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Open data on the ground: Nigeria’s Follow the Money initiative

Sandra Moscoso's picture

Follow the Money (http://followthemoneyng.org/) is a community action organization that leverages open budget and aid spending data from the Nigerian government and its aid partners.  The organization also advocates for specific issues that impact communities, most recently, in the Zamfara State. 
 
Follow the Money activists collect, publish, and visualize data, then connect findings to national and global social media networks in order to bring government attention to crises on the ground that require resources or immediate action. Once visualized, the data become a resource for citizens in affected communities to track government expenditures against actual outcomes.  
 
The team has tackled issues like lead poisoning, flood relief, and most recently, education. They also host partners with other organizations, like Indigo Trust U.K. to offer regular data literacy events for other non-profits, journalists, government officials, legal professionals, and open data activists.
 

Follow the Money Nigeria: the story behind its creation

The team behind Follow the Money was formed as a response to what has been reported to be the worst incidence of lead poisoning in modern history, in Bagega, Zamfara. The team witnessed how children in the community were suffering from specific symptoms, and, in some cases, had died from lead poisoning.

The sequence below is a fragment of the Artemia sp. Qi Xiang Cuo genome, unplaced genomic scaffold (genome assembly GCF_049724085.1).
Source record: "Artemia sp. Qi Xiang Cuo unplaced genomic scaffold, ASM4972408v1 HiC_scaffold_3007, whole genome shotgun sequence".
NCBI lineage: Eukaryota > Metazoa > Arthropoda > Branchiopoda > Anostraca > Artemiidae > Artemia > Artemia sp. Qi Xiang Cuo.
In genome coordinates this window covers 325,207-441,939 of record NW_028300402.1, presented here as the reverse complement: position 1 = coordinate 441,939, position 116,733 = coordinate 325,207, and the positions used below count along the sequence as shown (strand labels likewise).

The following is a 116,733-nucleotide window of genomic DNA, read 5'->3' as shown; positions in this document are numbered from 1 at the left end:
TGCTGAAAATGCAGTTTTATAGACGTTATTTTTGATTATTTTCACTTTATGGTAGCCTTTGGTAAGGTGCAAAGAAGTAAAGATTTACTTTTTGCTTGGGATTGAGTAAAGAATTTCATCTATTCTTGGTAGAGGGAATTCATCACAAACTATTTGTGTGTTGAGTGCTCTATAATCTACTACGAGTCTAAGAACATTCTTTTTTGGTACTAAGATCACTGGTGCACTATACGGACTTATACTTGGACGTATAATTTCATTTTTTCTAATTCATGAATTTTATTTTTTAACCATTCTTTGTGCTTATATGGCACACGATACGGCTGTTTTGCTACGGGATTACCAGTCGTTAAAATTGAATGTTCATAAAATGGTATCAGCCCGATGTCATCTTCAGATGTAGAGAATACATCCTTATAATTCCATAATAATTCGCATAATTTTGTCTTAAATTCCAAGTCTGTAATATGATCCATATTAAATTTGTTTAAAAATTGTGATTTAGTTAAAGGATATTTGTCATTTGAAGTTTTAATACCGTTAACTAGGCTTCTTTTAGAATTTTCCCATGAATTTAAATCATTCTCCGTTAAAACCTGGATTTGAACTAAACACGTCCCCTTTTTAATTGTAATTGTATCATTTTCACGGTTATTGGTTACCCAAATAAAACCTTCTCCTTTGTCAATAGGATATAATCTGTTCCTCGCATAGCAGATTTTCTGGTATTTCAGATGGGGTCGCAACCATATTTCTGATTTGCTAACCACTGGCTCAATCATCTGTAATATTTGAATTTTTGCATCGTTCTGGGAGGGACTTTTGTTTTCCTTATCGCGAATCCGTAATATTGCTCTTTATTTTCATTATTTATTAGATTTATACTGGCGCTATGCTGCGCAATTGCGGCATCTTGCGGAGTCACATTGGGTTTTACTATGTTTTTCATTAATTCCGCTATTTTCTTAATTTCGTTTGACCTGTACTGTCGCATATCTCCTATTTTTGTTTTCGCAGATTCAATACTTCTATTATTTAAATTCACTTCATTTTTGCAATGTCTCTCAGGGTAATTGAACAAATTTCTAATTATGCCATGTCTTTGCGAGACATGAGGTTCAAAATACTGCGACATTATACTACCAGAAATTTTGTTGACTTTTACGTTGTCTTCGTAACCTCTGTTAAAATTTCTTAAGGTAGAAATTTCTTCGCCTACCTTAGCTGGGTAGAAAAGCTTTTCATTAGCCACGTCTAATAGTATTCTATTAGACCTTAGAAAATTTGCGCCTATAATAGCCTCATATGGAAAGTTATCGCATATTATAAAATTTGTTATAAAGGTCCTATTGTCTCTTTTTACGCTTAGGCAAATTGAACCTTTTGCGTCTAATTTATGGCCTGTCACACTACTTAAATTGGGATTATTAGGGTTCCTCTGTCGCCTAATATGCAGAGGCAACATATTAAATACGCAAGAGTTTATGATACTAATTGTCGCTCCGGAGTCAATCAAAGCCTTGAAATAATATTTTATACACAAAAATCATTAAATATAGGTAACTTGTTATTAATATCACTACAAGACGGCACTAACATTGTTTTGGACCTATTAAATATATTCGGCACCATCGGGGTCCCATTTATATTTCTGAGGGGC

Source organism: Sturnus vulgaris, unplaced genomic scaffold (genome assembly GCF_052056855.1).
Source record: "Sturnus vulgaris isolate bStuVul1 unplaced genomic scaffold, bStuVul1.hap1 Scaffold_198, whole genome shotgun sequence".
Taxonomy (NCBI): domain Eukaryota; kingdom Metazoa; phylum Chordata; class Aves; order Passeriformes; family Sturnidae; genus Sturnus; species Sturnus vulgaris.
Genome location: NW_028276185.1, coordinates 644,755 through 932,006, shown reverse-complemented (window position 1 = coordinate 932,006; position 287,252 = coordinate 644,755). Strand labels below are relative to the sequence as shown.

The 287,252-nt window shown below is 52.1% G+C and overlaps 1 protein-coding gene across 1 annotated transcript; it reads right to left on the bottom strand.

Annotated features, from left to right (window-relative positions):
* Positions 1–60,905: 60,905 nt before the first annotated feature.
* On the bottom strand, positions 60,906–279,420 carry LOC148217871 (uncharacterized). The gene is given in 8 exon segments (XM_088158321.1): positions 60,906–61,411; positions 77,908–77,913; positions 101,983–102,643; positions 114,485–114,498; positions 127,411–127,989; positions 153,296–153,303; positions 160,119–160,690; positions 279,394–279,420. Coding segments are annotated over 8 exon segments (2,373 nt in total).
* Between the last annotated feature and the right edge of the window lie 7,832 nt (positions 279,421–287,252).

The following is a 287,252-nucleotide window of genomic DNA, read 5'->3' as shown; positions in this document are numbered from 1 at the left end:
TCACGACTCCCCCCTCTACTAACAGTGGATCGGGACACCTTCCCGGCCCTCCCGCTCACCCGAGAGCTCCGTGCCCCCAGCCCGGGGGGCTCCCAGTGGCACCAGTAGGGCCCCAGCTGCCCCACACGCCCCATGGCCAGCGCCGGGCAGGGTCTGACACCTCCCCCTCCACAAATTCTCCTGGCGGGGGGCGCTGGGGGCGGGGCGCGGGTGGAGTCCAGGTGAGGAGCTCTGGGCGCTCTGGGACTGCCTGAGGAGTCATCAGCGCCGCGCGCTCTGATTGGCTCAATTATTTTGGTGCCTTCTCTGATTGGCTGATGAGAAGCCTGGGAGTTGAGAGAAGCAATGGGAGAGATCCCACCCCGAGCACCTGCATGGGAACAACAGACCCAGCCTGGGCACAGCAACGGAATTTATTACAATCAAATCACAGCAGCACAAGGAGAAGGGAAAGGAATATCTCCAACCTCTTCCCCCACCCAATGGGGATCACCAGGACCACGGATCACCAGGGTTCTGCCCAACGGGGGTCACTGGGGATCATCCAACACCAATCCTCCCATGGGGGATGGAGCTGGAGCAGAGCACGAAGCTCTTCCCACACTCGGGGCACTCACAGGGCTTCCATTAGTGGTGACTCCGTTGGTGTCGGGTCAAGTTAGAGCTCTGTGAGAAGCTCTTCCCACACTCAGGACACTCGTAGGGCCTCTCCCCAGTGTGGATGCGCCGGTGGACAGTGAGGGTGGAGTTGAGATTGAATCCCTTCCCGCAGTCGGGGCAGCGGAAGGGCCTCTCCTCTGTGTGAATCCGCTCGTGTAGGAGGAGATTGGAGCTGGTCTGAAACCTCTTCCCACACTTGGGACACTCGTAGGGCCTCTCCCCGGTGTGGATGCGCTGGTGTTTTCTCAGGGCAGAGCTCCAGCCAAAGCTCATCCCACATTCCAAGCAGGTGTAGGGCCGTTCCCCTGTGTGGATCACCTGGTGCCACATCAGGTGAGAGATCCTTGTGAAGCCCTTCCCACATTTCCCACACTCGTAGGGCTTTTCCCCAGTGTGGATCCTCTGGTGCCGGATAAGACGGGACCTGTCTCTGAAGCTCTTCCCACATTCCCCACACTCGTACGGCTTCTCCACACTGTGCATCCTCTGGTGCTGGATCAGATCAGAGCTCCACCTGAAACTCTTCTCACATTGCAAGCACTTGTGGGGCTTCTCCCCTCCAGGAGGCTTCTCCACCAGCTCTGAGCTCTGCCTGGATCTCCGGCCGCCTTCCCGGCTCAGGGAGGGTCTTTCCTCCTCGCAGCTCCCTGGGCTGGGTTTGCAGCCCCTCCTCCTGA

The team first documented the needs of the community members themselves – interviews, photos, videos, and surveys that were recorded via mobile devices.  The team then used this information to identify and plan how the government could intervene.   

 

Channeling resources to Begega swiftly and effectively

Data visualizations helped policy makers quickly understand the circumstances and allowed for swift decision-making. Additionally, the team developed a social media campaign using the hashtag #SaveBagega, which brought this crisis scenario front and center to government officials who were able to channel resources to Bagega.

It’s also important to point out that government officials had to work with a number of unknowns and uncertainties – Were these funds allocated to the lead poisoning crisis in Bagega?  How could this be proven?  The social accountability measures that the team put in place helped to address and resolve these uncertainties.
 
Another  area to address is the ability to access budget and expenditure data at the sub-national level, which is required to track and monitor local implementation of projects funded by federal or international agencies.

Through these efforts, the campaign generated high-profile international attention to the number of children affected by the crisis and developed recommendations for resource allocations. As a result, the Nigerian government disbursed US$5.4 million and took steps towards lead remediation. 

Leveraging traditional and social media outreach

Follow the Money then worked with communities and government stakeholders to track the delivery of services, and thus closed the loop on the accountability process.  In addition to proactive government engagement and action, the campaign featured the following traditional and social media outreach:   

  • 1,500 Tweets sent
  • 600,000 people reached in 24 hours by social media